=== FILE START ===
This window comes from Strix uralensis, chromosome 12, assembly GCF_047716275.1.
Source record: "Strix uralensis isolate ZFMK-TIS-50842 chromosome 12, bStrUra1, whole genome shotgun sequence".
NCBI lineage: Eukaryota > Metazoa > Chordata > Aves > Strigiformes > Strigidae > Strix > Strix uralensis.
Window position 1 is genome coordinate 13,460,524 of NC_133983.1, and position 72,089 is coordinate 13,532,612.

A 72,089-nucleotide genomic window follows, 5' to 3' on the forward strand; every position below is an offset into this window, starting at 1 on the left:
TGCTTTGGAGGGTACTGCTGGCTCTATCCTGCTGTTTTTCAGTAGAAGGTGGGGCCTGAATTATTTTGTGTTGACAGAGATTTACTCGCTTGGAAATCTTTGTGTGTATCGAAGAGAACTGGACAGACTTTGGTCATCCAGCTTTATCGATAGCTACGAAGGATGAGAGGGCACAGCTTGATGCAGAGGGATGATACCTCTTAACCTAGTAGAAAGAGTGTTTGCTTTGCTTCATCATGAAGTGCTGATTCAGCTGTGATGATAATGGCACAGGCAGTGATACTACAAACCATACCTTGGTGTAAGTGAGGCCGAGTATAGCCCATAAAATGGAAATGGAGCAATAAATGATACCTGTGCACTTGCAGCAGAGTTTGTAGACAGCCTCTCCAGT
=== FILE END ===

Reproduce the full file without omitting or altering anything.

This window comes from Strix uralensis, chromosome 12, assembly GCF_047716275.1.
Source record: "Strix uralensis isolate ZFMK-TIS-50842 chromosome 12, bStrUra1, whole genome shotgun sequence".
NCBI lineage: Eukaryota > Metazoa > Chordata > Aves > Strigiformes > Strigidae > Strix > Strix uralensis.
Window position 1 is genome coordinate 13,460,524 of NC_133983.1, and position 72,089 is coordinate 13,532,612.

A 72,089-nucleotide genomic window follows, 5' to 3' on the forward strand; every position below is an offset into this window, starting at 1 on the left:
TGCTTTGGAGGGTACTGCTGGCTCTATCCTGCTGTTTTTCAGTAGAAGGTGGGGCCTGAATTATTTTGTGTTGACAGAGATTTACTCGCTTGGAAATCTTTGTGTGTATCGAAGAGAACTGGACAGACTTTGGTCATCCAGCTTTATCGATAGCTACGAAGGATGAGAGGGCACAGCTTGATGCAGAGGGATGATACCTCTTAACCTAGTAGAAAGAGTGTTTGCTTTGCTTCATCATGAAGTGCTGATTCAGCTGTGATGATAATGGCACAGGCAGTGATACTACAAACCATACCTTGGTGTAAGTGAGGCCGAGTATAGCCCATAAAATGGAAATGGAGCAATAAATGATACCTGTGCACTTGCAGCAGAGTTTGTAGACAGCCTCTCCAGT